Sossusvlei is one of Namibia’s must-see destinations and from the Vioolsdrift border post you could get there in a day’s drive. But that would mean speeding through some of Namibia’s most beautiful landscapes, which are especially spectacular in the early morning and late afternoon light. Text and pictures by Chris Davies
From the banks of the Orange to the first glimpse of red dunes, these four routes from Vioolsdrift to Sossusvlei trace languid rivers, skirt mighty chasms and cut lonely tracks across boundless planes. So slow down, take your time and drive these detours to experience southern Namibia at its best.
#1: Hot springs and canyon vistas
If you’ve never been to the Fish River Canyon, then skip number 2 below, this is your route: from Vioolsdrift to Aussenkehr, then Ai-Ais, Hobas, Goageb and Aus. The usual option is to take the D278 which turns north to Ai-Ais just after Aussenkehr, but if you have some time then drive a few kilometres further – there’s a short but very worthwhile 4×4 track that follows the Gamchab River and re-joins the D278 after passing through an impressive gorge.
There are hot springs at Ai-Ais – don’t miss them – but it’s Hobas, the gateway to the Fish River Canyon, that you want to aim for. From Hobas, the road down to the main canyon viewpoint is obvious, but be sure to find the 4×4 track that leads south along the canyon wall. It’s a left turn 2km before the main viewpoint and the track is rocky and bumpy, but the views along the canyon edge are absolutely worth it.
#2: River views and quiver trees
Vioolsdrift to Aus along the Orange River and the D463
If you’ve seen the canyon or just want to try something different, then from Vioolsdrift drive through Aussenkehr and stay on the D212 along the Orange River to Rosh Pinah. To make the most of this route, don’t then follow the tarred C13 all the way to Aus. Instead turn right at Witputs Cattle Post and onto the D463, a barely-driven detour which heads back towards the western edge of the Fish River Canyon before bending north to the tarred B4 (and onwards to Aus).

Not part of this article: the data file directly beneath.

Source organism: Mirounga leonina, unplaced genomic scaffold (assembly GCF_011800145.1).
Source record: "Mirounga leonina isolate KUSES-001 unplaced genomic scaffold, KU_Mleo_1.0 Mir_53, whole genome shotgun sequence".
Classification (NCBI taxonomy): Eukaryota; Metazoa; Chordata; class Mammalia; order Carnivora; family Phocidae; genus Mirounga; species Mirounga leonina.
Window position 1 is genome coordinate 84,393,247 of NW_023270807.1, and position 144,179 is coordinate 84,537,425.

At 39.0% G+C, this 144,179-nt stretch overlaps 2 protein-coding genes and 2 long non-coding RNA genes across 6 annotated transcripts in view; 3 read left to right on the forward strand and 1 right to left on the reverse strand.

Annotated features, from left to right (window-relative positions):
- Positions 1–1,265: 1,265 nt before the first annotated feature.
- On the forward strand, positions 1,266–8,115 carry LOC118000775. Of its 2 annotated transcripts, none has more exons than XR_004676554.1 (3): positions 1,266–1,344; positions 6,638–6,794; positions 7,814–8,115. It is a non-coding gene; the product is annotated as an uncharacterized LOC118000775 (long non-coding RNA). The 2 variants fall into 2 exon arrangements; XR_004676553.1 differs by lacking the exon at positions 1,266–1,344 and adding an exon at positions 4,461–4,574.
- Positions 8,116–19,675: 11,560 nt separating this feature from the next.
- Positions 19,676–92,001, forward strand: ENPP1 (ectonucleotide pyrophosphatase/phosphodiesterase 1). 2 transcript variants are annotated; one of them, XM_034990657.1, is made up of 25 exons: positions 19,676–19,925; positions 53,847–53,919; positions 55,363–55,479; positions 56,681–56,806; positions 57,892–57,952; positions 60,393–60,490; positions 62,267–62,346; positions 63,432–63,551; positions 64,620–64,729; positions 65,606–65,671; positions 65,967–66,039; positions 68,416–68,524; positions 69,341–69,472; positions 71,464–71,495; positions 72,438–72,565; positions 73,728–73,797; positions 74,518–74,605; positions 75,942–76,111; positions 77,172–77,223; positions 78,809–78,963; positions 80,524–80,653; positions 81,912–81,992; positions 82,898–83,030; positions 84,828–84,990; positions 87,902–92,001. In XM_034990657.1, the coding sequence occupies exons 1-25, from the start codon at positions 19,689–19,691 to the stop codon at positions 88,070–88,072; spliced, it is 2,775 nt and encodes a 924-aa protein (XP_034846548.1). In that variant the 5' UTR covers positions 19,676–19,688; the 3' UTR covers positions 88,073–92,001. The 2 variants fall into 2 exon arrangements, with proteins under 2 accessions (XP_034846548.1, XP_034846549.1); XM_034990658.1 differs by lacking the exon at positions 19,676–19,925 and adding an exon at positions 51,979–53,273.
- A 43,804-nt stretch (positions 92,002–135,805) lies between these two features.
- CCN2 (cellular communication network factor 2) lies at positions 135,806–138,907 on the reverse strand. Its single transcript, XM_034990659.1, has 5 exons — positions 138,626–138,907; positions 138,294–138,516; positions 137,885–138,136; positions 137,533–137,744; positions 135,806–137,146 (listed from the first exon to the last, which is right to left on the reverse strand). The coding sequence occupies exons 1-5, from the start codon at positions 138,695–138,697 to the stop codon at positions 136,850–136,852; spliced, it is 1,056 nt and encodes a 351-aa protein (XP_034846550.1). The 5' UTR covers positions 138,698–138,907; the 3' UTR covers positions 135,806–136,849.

This route has a lot to offer. The river section shows off the stunning Richtersveld mountains, which glow red at dawn and dusk, and there are plenty of places for a swim. It’s the vast open land west of the canyon that those who love a view to themselves will most appreciate. Hundreds of quiver trees line the black stone ridges and the crunch of your tyres will be all there is to hear. The road is bad in places and feels completely deserted. Let’s hope it stays that way.
#3: Mountain panoramas and red dunes
Aus to NamibRand via the D707 and the Spes Bona loop
From Aus, the C13 is the main route north, a generally well-maintained dirt road that’ll get you, via the C27, to Sesriem (the entrance to Sossusvlei) in about 5 hours. It’s worth breaking this journey up, mostly to enjoy what I think is one of the best roads in Namibia – a westerly detour along the D707, which loops around the Tiras Mountains and rejoins the C27 at Spes Bona Farm. There’s plenty of accommodation around the Tirasberg, but be sure to drive this route as late in the day at you can.
The loop will be your first glimpse of the red Namib dunes, the backdrop to startled gemsbok that throw glowing dust trails into the last rays of light. From Spes Bona, it’s back onto the C27 and then left at Betta Campsite towards NamibRand Nature Reserve.
#4: Desert fortress and game sightings
Betta Camp to Sesriem via the D826 and NamibRand Nature Reserve
The C27/NamibRand road is the most direct route north, and has the added bonus of cutting through an unfenced reserve. The views are spectacular, especially as you come around Mount Losberg and start the long, straight descent northwest to Sesriem, the Namib’s creeping red sand now filling every gorge and valley. Gemsbok, zebra and springbok are common sightings, and there are giraffe, jackal and hyena around as well. But it’s worth delaying the NamibRand road with a short detour east from Betta Campsite, following the D826 up the escarpment.
About 20km from Betta, look left for one of the stranger sights in southern Namibia, Duwisib Castle, built by a German Baron in the early 20th century. From there, the loop up to the D831 and back down the D830 passes through some incredible narrow gorges before rejoining the C27 south of NamibRand.
T4A travel tip
Why not find campsites where you are? T4A’s Guide App for smartphones will allow you to have access to good quality maps and detailed information about the places you want to visit without the need of an internet connection.
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